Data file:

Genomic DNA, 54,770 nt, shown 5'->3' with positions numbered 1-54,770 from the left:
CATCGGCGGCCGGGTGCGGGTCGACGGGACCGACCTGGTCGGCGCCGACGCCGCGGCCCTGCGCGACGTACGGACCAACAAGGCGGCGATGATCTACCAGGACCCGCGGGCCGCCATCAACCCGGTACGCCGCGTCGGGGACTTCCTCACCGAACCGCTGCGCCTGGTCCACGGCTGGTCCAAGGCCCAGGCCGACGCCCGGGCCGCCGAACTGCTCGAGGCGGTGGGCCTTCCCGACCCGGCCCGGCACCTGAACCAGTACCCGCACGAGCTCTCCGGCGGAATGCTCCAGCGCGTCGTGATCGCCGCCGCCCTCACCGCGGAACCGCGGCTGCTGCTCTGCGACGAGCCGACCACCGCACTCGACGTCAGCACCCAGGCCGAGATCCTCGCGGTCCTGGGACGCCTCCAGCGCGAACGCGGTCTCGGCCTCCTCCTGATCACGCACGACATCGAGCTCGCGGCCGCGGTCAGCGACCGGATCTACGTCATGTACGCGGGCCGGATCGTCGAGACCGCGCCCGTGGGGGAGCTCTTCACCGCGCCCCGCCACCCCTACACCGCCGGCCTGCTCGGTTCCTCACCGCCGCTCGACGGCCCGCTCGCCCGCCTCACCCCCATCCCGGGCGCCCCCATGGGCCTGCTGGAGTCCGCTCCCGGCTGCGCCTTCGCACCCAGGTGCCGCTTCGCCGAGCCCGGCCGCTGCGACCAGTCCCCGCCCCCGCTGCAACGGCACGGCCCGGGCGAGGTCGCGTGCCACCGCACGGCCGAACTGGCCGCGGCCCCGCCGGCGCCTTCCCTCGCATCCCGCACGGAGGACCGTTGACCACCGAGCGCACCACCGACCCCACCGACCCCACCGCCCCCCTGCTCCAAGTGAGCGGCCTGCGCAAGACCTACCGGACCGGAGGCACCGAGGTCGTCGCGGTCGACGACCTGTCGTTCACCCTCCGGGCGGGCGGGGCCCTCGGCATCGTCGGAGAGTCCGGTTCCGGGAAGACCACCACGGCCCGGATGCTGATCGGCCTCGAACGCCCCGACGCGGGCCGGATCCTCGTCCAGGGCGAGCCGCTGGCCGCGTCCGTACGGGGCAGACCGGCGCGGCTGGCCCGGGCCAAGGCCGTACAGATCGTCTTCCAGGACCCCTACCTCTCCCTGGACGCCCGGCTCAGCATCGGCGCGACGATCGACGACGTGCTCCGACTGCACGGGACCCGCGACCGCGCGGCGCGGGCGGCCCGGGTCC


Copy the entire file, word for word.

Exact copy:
Genomic DNA, 54,770 nt, shown 5'->3' with positions numbered 1-54,770 from the left:
CATCGGCGGCCGGGTGCGGGTCGACGGGACCGACCTGGTCGGCGCCGACGCCGCGGCCCTGCGCGACGTACGGACCAACAAGGCGGCGATGATCTACCAGGACCCGCGGGCCGCCATCAACCCGGTACGCCGCGTCGGGGACTTCCTCACCGAACCGCTGCGCCTGGTCCACGGCTGGTCCAAGGCCCAGGCCGACGCCCGGGCCGCCGAACTGCTCGAGGCGGTGGGCCTTCCCGACCCGGCCCGGCACCTGAACCAGTACCCGCACGAGCTCTCCGGCGGAATGCTCCAGCGCGTCGTGATCGCCGCCGCCCTCACCGCGGAACCGCGGCTGCTGCTCTGCGACGAGCCGACCACCGCACTCGACGTCAGCACCCAGGCCGAGATCCTCGCGGTCCTGGGACGCCTCCAGCGCGAACGCGGTCTCGGCCTCCTCCTGATCACGCACGACATCGAGCTCGCGGCCGCGGTCAGCGACCGGATCTACGTCATGTACGCGGGCCGGATCGTCGAGACCGCGCCCGTGGGGGAGCTCTTCACCGCGCCCCGCCACCCCTACACCGCCGGCCTGCTCGGTTCCTCACCGCCGCTCGACGGCCCGCTCGCCCGCCTCACCCCCATCCCGGGCGCCCCCATGGGCCTGCTGGAGTCCGCTCCCGGCTGCGCCTTCGCACCCAGGTGCCGCTTCGCCGAGCCCGGCCGCTGCGACCAGTCCCCGCCCCCGCTGCAACGGCACGGCCCGGGCGAGGTCGCGTGCCACCGCACGGCCGAACTGGCCGCGGCCCCGCCGGCGCCTTCCCTCGCATCCCGCACGGAGGACCGTTGACCACCGAGCGCACCACCGACCCCACCGACCCCACCGCCCCCCTGCTCCAAGTGAGCGGCCTGCGCAAGACCTACCGGACCGGAGGCACCGAGGTCGTCGCGGTCGACGACCTGTCGTTCACCCTCCGGGCGGGCGGGGCCCTCGGCATCGTCGGAGAGTCCGGTTCCGGGAAGACCACCACGGCCCGGATGCTGATCGGCCTCGAACGCCCCGACGCGGGCCGGATCCTCGTCCAGGGCGAGCCGCTGGCCGCGTCCGTACGGGGCAGACCGGCGCGGCTGGCCCGGGCCAAGGCCGTACAGATCGTCTTCCAGGACCCCTACCTCTCCCTGGACGCCCGGCTCAGCATCGGCGCGACGATCGACGACGTGCTCCGACTGCACGGGACCCGCGACCGCGCGGCGCGGGCGGCCCGGGTCC